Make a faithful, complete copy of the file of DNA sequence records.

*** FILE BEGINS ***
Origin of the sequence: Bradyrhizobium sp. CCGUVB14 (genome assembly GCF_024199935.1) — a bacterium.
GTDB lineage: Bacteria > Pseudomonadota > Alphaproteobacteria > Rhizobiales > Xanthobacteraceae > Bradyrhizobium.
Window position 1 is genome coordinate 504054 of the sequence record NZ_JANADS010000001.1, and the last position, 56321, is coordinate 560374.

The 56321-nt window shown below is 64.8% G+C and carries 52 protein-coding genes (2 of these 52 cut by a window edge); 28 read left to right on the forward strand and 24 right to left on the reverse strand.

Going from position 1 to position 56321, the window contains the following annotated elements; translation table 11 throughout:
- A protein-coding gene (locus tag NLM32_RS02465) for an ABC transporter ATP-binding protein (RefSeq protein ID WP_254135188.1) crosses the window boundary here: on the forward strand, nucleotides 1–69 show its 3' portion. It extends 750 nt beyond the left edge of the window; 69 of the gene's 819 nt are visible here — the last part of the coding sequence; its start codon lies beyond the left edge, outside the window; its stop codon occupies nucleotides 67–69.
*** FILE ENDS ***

Origin of the sequence: Bradyrhizobium sp. CCGUVB14 (genome assembly GCF_024199935.1) — a bacterium.
GTDB lineage: Bacteria > Pseudomonadota > Alphaproteobacteria > Rhizobiales > Xanthobacteraceae > Bradyrhizobium.
Window position 1 is genome coordinate 504054 of the sequence record NZ_JANADS010000001.1, and the last position, 56321, is coordinate 560374.

The 56321-nt window shown below is 64.8% G+C and carries 52 protein-coding genes (2 of these 52 cut by a window edge); 28 read left to right on the forward strand and 24 right to left on the reverse strand.

Going from position 1 to position 56321, the window contains the following annotated elements; translation table 11 throughout:
- A protein-coding gene (locus tag NLM32_RS02465) for an ABC transporter ATP-binding protein (RefSeq protein ID WP_254135188.1) crosses the window boundary here: on the forward strand, nucleotides 1–69 show its 3' portion. It extends 750 nt beyond the left edge of the window; 69 of the gene's 819 nt are visible here — the last part of the coding sequence; its start codon lies beyond the left edge, outside the window; its stop codon occupies nucleotides 67–69.